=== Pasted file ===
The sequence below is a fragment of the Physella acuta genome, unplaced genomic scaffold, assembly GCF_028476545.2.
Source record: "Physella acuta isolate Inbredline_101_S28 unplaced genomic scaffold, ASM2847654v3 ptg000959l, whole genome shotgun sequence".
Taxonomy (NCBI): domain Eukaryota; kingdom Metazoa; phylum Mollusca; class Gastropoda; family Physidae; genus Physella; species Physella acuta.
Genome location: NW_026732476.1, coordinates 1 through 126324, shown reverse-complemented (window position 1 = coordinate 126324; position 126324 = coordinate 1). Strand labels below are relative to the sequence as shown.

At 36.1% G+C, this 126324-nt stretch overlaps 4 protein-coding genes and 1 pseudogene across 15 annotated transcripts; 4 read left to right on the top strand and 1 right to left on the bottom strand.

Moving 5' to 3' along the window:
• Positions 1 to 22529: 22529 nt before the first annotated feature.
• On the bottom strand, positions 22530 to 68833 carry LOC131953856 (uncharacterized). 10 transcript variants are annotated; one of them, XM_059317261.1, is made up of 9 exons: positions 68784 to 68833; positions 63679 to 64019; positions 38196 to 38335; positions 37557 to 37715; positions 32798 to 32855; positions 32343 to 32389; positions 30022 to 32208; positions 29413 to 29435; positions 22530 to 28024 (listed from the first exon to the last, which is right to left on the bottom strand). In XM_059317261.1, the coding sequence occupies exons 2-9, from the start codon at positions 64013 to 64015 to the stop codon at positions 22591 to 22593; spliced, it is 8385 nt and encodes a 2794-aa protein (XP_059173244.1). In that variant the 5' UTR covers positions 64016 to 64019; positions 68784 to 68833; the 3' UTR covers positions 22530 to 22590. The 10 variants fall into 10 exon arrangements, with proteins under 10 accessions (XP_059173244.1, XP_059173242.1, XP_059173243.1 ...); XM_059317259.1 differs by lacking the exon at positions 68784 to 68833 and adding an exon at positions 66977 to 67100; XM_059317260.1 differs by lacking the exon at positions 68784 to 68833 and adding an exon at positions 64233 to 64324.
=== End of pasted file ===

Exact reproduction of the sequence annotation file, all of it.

The sequence below is a fragment of the Physella acuta genome, unplaced genomic scaffold, assembly GCF_028476545.2.
Source record: "Physella acuta isolate Inbredline_101_S28 unplaced genomic scaffold, ASM2847654v3 ptg000959l, whole genome shotgun sequence".
Taxonomy (NCBI): domain Eukaryota; kingdom Metazoa; phylum Mollusca; class Gastropoda; family Physidae; genus Physella; species Physella acuta.
Genome location: NW_026732476.1, coordinates 1 through 126324, shown reverse-complemented (window position 1 = coordinate 126324; position 126324 = coordinate 1). Strand labels below are relative to the sequence as shown.

At 36.1% G+C, this 126324-nt stretch overlaps 4 protein-coding genes and 1 pseudogene across 15 annotated transcripts; 4 read left to right on the top strand and 1 right to left on the bottom strand.

Moving 5' to 3' along the window:
• Positions 1 to 22529: 22529 nt before the first annotated feature.
• On the bottom strand, positions 22530 to 68833 carry LOC131953856 (uncharacterized). 10 transcript variants are annotated; one of them, XM_059317261.1, is made up of 9 exons: positions 68784 to 68833; positions 63679 to 64019; positions 38196 to 38335; positions 37557 to 37715; positions 32798 to 32855; positions 32343 to 32389; positions 30022 to 32208; positions 29413 to 29435; positions 22530 to 28024 (listed from the first exon to the last, which is right to left on the bottom strand). In XM_059317261.1, the coding sequence occupies exons 2-9, from the start codon at positions 64013 to 64015 to the stop codon at positions 22591 to 22593; spliced, it is 8385 nt and encodes a 2794-aa protein (XP_059173244.1). In that variant the 5' UTR covers positions 64016 to 64019; positions 68784 to 68833; the 3' UTR covers positions 22530 to 22590. The 10 variants fall into 10 exon arrangements, with proteins under 10 accessions (XP_059173244.1, XP_059173242.1, XP_059173243.1 ...); XM_059317259.1 differs by lacking the exon at positions 68784 to 68833 and adding an exon at positions 66977 to 67100; XM_059317260.1 differs by lacking the exon at positions 68784 to 68833 and adding an exon at positions 64233 to 64324.